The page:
Health Behaviour in School-Aged Children (HBSC) and the World Health Organization (WHO), Wikigender and Wikichild invite you to participate in this online discussion.
“HOW SHOULD CHILD WELL-BEING BE MEASURED IN VIEW OF FUTURE DEVELOPMENT FRAMEWORKS?”
Open from Wednesday 19 June until Tuesday 2 July 2013.
The discussion will be officially launched at the HBSC 30th Anniversary Meeting and aims to spark discussion on the most effective means of measuring child well-being and how these measures should be applied to upcoming development frameworks.
This discussion seeks to explore a variety of questions including:
- What is the actual state of child well-being today?
- What are the most important domains of well-being – specifically for children?
- What policies have had the most impact on children in the past?
- Should there be a child development goal in the Post 2015 framework?
We would like to hear your views, lessons learned and best practices or policies on measuring child well-being.
Measuring child well-being has traditionally rested on economic measures such as Gross Domestic Product (GDP); however, it is now widely accepted that the well-being of the nation is influenced by a broad range of factors including economic performance, quality of life, the state of the environment, sustainability, equality, as well as individual well-being.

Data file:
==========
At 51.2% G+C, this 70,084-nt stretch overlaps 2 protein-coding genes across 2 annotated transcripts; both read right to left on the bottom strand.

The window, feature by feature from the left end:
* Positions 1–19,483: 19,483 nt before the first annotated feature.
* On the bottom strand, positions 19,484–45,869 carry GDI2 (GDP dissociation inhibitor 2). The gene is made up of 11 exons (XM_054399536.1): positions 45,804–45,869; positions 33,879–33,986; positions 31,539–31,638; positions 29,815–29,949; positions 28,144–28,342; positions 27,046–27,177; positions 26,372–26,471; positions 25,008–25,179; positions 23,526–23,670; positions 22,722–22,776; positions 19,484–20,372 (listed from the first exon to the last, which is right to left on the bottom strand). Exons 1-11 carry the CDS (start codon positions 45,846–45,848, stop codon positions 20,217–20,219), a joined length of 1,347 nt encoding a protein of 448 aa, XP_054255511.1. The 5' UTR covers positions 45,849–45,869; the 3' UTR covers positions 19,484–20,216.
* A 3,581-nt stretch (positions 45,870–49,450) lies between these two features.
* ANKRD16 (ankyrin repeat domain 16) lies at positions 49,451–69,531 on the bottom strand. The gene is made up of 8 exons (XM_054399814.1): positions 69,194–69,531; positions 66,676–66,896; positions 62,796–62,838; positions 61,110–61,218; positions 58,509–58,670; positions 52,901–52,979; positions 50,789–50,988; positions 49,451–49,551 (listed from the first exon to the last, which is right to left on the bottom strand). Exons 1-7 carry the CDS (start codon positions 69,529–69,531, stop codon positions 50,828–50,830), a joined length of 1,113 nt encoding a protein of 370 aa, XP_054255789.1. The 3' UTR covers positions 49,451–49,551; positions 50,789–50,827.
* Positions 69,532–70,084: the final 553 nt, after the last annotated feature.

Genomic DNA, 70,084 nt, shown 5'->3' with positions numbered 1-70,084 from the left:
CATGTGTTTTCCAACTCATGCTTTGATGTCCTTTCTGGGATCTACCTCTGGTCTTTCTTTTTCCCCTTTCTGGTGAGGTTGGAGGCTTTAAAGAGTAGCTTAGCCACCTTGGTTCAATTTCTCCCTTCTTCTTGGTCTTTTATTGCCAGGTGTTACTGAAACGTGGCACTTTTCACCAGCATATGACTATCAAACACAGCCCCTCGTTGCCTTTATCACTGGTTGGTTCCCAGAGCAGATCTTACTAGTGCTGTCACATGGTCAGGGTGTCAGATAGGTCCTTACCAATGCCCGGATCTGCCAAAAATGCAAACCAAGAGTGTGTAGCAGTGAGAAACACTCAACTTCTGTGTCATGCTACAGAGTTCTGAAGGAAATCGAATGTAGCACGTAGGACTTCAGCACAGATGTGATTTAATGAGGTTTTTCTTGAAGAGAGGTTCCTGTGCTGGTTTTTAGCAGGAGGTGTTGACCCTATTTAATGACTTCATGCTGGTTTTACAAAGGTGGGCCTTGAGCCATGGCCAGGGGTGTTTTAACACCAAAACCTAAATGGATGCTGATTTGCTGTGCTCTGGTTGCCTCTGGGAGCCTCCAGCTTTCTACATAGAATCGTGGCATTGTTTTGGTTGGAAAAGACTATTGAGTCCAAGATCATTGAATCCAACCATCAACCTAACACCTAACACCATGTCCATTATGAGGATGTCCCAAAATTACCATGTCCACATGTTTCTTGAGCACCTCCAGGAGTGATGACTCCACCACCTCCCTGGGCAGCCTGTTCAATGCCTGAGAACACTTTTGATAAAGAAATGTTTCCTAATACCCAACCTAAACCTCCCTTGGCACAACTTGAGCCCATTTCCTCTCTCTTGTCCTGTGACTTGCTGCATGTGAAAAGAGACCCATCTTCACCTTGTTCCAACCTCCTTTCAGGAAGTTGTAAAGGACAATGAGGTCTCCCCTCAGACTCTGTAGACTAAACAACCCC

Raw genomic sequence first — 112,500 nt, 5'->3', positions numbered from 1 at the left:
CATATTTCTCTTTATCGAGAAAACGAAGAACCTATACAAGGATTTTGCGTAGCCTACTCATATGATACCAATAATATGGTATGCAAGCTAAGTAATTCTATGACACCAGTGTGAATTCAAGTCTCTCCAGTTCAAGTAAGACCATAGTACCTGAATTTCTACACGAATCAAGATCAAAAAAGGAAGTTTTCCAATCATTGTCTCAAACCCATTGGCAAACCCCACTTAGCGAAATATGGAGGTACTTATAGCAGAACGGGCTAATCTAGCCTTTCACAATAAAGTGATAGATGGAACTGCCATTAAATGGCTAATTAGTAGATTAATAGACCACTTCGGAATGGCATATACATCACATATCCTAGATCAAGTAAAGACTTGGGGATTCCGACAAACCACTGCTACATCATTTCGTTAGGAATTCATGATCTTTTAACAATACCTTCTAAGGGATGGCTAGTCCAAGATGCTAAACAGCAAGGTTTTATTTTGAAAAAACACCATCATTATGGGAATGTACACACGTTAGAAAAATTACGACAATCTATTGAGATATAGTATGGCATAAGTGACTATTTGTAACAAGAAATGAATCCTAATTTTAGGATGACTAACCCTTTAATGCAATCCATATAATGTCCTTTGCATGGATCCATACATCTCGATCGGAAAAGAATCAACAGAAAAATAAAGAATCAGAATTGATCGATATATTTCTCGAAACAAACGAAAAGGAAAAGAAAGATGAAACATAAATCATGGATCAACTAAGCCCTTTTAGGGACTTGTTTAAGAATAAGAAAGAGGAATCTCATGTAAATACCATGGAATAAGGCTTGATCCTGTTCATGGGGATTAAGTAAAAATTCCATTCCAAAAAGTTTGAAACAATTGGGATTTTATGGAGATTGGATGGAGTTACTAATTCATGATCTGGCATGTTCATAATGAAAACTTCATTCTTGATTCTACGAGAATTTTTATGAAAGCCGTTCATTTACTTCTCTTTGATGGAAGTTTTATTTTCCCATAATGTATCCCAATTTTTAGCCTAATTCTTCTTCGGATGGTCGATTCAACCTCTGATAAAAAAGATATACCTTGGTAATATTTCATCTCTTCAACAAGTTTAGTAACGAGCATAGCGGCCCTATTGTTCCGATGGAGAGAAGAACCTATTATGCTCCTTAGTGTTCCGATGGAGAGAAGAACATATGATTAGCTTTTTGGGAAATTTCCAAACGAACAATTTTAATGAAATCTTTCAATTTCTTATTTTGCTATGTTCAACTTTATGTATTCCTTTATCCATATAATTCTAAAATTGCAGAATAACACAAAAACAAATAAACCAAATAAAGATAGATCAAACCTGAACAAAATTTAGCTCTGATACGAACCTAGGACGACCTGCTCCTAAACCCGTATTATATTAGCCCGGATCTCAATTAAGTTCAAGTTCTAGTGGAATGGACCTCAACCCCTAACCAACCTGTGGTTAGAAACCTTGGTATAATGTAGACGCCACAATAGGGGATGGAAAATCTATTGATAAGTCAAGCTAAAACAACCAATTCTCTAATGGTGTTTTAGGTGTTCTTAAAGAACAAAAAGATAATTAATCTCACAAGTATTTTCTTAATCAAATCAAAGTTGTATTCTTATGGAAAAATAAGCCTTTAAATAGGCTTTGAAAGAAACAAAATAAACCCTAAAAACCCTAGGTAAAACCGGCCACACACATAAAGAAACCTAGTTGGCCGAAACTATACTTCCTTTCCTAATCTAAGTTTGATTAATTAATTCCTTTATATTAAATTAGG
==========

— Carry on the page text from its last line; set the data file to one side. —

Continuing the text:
Over the last decade, organisations around the world have been developing new indicators of progress that look beyond GDP and economic growth when measuring child well-being.
The well-being of children is high on the agenda for policy makers and this online consultation, hosted by Wikichild, seeks to engage discussion on the most effective means of measuring child well-being and how these measures should be applied to upcoming development frameworks such as the Post-2015 agenda.
You can post a comment in a few clicks by going to the “Contribute!” section of the online discussion page. Here is the shortened link to the discussion page: http://bit.ly/19ECjl and the hashtag for Twitter is #childwellbeing .
To find out more about the questions asked and how to participate, please click here.
Make sure your voice heard!